These “Five Coloured Threads,” or “ngoh sek sua,” as they are called in our minnan dialect, were meant for babies and toddlers, especially those who cried for no apparent reason at night.
Judging by the visits of parents to our home, grandma’s handiworks must have some positive outcomes.
My grandma had suffered unexplained losses in her life. Yet she could provide this support to her community willingly & cheerfully, as she rolled the 5 threads representing the 5 elements into one wearable work of Peace to soothe a restless baby and to calm an anxious parent.
Years later when I wear rudraskha beads on my wrist and pass them over the head or back of animals as I pat them, my grandma’s hands were on me.
And who have known that my grandma’s simple blending of the elements to make peace would prepare me for my affinity with prayers flags 40 plus years later in Nepal?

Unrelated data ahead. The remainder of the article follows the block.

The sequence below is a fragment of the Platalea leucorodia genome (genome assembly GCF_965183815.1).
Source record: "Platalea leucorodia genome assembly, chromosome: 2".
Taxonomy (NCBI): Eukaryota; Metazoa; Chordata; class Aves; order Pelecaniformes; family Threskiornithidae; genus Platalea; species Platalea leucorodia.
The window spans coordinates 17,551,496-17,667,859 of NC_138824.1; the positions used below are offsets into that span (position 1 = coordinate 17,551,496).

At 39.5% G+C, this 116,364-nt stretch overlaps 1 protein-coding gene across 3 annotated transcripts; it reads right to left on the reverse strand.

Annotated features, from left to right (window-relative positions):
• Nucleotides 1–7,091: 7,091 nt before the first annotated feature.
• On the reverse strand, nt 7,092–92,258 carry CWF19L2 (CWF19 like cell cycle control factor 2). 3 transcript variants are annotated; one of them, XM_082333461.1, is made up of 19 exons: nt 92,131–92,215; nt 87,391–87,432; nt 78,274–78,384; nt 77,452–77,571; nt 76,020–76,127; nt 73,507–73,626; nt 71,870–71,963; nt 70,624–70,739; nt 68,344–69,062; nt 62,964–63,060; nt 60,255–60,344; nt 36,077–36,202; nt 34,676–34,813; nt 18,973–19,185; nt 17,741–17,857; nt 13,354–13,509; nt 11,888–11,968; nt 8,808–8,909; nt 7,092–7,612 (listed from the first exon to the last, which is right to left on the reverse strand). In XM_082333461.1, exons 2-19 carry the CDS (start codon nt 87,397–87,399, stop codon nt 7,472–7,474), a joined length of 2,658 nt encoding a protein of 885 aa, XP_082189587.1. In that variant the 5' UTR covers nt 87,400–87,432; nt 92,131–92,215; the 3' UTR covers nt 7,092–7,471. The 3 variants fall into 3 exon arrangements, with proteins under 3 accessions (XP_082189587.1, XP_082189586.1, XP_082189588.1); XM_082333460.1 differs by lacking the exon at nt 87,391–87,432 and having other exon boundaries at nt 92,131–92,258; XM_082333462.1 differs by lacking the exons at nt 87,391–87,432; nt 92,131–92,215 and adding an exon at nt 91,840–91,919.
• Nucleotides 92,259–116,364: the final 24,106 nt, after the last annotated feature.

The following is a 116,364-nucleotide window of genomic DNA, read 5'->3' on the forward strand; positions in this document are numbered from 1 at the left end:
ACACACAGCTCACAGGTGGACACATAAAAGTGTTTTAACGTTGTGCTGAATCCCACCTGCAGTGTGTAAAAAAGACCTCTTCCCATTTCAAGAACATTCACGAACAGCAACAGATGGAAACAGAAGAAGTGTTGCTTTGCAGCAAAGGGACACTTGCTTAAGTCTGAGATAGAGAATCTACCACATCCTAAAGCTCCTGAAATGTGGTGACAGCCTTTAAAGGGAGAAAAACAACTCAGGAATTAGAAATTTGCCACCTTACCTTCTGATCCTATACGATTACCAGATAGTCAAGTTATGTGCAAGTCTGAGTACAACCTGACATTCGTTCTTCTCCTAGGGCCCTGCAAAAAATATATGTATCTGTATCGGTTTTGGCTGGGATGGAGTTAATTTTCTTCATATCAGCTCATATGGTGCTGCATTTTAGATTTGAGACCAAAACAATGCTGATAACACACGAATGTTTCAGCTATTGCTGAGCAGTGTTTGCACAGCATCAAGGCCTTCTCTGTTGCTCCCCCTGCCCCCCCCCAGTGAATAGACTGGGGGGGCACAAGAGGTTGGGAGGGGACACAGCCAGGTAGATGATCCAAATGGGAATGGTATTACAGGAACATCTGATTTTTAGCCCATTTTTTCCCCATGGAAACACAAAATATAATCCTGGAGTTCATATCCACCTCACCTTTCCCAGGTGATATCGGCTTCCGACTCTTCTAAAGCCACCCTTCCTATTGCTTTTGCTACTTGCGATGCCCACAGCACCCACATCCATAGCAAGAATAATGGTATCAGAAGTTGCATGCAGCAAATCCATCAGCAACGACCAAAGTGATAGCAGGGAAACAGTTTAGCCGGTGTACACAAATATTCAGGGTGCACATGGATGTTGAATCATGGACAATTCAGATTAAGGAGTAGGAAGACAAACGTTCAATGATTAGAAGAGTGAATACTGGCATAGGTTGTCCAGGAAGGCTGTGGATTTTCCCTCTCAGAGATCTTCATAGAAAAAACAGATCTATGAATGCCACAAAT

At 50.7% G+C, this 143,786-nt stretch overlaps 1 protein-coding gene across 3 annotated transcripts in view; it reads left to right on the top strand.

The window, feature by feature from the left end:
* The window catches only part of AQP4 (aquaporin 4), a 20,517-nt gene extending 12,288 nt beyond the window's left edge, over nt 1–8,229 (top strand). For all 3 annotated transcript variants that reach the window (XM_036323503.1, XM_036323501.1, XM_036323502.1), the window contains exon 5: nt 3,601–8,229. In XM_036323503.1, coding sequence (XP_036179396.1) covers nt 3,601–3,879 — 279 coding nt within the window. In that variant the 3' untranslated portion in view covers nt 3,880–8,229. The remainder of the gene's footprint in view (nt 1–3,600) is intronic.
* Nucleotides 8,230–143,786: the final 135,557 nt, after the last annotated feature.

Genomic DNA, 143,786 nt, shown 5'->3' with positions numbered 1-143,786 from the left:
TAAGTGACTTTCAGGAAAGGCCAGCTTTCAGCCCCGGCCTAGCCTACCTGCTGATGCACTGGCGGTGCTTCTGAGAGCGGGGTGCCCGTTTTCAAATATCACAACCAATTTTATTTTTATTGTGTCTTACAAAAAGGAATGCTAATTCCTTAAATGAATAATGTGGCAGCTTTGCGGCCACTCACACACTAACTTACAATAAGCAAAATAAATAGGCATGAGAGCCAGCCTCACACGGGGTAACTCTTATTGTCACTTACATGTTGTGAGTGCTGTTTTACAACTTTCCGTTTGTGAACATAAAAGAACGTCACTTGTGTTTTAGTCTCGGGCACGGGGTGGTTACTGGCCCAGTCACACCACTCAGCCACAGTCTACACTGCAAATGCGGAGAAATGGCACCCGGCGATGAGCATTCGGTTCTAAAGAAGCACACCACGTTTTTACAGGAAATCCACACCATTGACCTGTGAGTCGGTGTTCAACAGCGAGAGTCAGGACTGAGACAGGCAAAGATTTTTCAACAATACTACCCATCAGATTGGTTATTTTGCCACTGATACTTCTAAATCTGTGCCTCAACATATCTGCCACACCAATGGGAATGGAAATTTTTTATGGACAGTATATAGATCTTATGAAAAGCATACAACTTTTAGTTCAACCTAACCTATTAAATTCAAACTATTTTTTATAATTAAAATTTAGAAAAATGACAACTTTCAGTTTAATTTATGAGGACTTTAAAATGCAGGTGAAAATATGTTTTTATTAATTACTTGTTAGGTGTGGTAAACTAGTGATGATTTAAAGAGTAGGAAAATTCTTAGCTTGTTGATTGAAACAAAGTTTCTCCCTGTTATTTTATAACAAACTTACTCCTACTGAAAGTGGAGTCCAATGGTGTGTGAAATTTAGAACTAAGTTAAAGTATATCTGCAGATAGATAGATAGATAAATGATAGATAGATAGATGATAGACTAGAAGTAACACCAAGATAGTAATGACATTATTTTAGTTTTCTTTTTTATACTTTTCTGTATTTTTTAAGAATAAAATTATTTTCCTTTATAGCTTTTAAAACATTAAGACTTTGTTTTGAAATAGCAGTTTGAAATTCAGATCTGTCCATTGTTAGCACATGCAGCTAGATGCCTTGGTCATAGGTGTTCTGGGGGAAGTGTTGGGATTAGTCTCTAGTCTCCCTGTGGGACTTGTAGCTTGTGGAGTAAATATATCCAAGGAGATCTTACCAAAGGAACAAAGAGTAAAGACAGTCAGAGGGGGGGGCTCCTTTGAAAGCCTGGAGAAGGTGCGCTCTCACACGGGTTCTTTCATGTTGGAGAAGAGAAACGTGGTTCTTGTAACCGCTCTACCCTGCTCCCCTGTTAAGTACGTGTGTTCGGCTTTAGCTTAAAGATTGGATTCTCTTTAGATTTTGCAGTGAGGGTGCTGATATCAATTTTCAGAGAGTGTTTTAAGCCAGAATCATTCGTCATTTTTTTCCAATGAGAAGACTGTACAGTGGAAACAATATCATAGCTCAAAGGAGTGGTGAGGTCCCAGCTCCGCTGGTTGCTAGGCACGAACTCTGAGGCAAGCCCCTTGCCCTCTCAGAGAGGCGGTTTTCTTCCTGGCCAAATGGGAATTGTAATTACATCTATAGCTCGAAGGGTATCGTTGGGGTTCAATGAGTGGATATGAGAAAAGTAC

I found a tear in one of the pajamas bottoms and decided to sew it shut with a bit of thread instead of discarding it.
And in that instance of stitching up the hole, I felt the knobby hands of my grandparents from across the years.
Vivid memories of my grandpa’s stitches on the edges of his pockets and sides of cloth carriers appeared in my mind.
My grandpa was always mending and repairing things. He was always short on money, but never short tempered. He had this gift of approaching chores with an almost meditative attitude which made me want to potter around him more.
Whether it was sweeping the temple compound, arranging grand offerings for the gods or preparing leftovers to feed stray cats, my grandpa did them all carefully & methodically. No work was above or beneath him.
Those wordless afternoons with him would later shape my learning with male teachers and male mentors when I entered school.